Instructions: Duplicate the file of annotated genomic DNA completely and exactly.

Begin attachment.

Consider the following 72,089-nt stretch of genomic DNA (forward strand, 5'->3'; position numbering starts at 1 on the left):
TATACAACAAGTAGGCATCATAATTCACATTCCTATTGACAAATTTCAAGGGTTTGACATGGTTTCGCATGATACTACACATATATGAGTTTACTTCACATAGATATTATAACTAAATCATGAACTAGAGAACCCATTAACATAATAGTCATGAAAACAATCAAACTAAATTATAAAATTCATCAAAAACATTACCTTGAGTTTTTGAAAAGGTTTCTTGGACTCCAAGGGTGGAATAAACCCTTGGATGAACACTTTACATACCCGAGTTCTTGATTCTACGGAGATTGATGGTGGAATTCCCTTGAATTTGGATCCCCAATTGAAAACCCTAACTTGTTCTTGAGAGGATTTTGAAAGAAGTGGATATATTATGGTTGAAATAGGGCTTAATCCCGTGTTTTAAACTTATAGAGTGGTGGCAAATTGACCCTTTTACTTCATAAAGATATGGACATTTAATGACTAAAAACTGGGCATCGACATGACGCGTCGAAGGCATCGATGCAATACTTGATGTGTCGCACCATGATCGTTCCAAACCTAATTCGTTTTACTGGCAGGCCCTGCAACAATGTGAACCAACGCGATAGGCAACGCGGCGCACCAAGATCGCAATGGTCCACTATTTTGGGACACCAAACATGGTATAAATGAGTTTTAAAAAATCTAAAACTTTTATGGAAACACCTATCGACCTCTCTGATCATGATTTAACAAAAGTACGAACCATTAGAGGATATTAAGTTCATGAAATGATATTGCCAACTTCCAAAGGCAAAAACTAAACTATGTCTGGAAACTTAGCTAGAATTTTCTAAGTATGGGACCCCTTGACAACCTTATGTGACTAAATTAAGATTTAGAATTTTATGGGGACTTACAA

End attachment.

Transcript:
Consider the following 72,089-nt stretch of genomic DNA (forward strand, 5'->3'; position numbering starts at 1 on the left):
TATACAACAAGTAGGCATCATAATTCACATTCCTATTGACAAATTTCAAGGGTTTGACATGGTTTCGCATGATACTACACATATATGAGTTTACTTCACATAGATATTATAACTAAATCATGAACTAGAGAACCCATTAACATAATAGTCATGAAAACAATCAAACTAAATTATAAAATTCATCAAAAACATTACCTTGAGTTTTTGAAAAGGTTTCTTGGACTCCAAGGGTGGAATAAACCCTTGGATGAACACTTTACATACCCGAGTTCTTGATTCTACGGAGATTGATGGTGGAATTCCCTTGAATTTGGATCCCCAATTGAAAACCCTAACTTGTTCTTGAGAGGATTTTGAAAGAAGTGGATATATTATGGTTGAAATAGGGCTTAATCCCGTGTTTTAAACTTATAGAGTGGTGGCAAATTGACCCTTTTACTTCATAAAGATATGGACATTTAATGACTAAAAACTGGGCATCGACATGACGCGTCGAAGGCATCGATGCAATACTTGATGTGTCGCACCATGATCGTTCCAAACCTAATTCGTTTTACTGGCAGGCCCTGCAACAATGTGAACCAACGCGATAGGCAACGCGGCGCACCAAGATCGCAATGGTCCACTATTTTGGGACACCAAACATGGTATAAATGAGTTTTAAAAAATCTAAAACTTTTATGGAAACACCTATCGACCTCTCTGATCATGATTTAACAAAAGTACGAACCATTAGAGGATATTAAGTTCATGAAATGATATTGCCAACTTCCAAAGGCAAAAACTAAACTATGTCTGGAAACTTAGCTAGAATTTTCTAAGTATGGGACCCCTTGACAACCTTATGTGACTAAATTAAGATTTAGAATTTTATGGGGACTTACAA